Traumatic events, migration characteristics and psychiatric symptoms among Somali refugees
- Cite this article as:
- Bhui, K., Abdi, A., Abdi, M. et al. Soc Psychiatry Psychiatr Epidemiol (2003) 38: 35. doi:10.1007/s00127-003-0596-5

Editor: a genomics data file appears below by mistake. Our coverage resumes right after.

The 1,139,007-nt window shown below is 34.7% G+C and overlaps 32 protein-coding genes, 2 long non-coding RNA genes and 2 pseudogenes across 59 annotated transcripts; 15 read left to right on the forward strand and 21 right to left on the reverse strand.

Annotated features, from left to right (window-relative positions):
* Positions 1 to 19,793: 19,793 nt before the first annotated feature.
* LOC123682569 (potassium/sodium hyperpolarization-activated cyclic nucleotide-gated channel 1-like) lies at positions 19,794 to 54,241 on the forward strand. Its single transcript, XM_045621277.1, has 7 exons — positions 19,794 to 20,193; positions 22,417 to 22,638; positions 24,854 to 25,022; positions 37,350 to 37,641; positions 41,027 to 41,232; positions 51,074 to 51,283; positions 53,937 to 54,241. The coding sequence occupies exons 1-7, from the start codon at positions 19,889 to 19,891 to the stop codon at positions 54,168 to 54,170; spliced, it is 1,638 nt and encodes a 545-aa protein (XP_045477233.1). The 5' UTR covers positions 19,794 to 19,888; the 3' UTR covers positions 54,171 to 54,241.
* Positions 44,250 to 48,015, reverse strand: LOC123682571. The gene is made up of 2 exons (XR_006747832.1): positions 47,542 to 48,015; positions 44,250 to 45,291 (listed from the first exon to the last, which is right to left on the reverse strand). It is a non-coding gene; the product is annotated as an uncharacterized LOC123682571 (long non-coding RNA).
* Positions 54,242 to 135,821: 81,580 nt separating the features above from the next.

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Background: Each refugee group experiences specific migration and resettlement experiences. There are no epidemiological data on risk factors for psychiatric symptoms among adult Somalis in the UK. Methods: We interviewed a community sample of 180 Somalis. We assessed the relationship between symptoms of psychosis (BPRS), anxiety and depression (SCL–90) and suicidal thinking (BDI) and migration-related experiences such as traumatic events, immigration difficulties, employment and income. Results: Anxiety and depression was incrementally more common with each pre-migration traumatic event (OR per trauma event = 1.31, 1.06–1.62, p = 0.01). Shortages of food, being lost in a war situation, and being close to death and suffering serious injury were each related to specific psychiatric symptoms. Suicidal thinking was more common among Somalis who were unemployed before migration and those using qat in the UK. Conclusions: War-related experiences, occupational status before migration and current Qat use are risk factors for psychiatric symptoms among Somali refugees.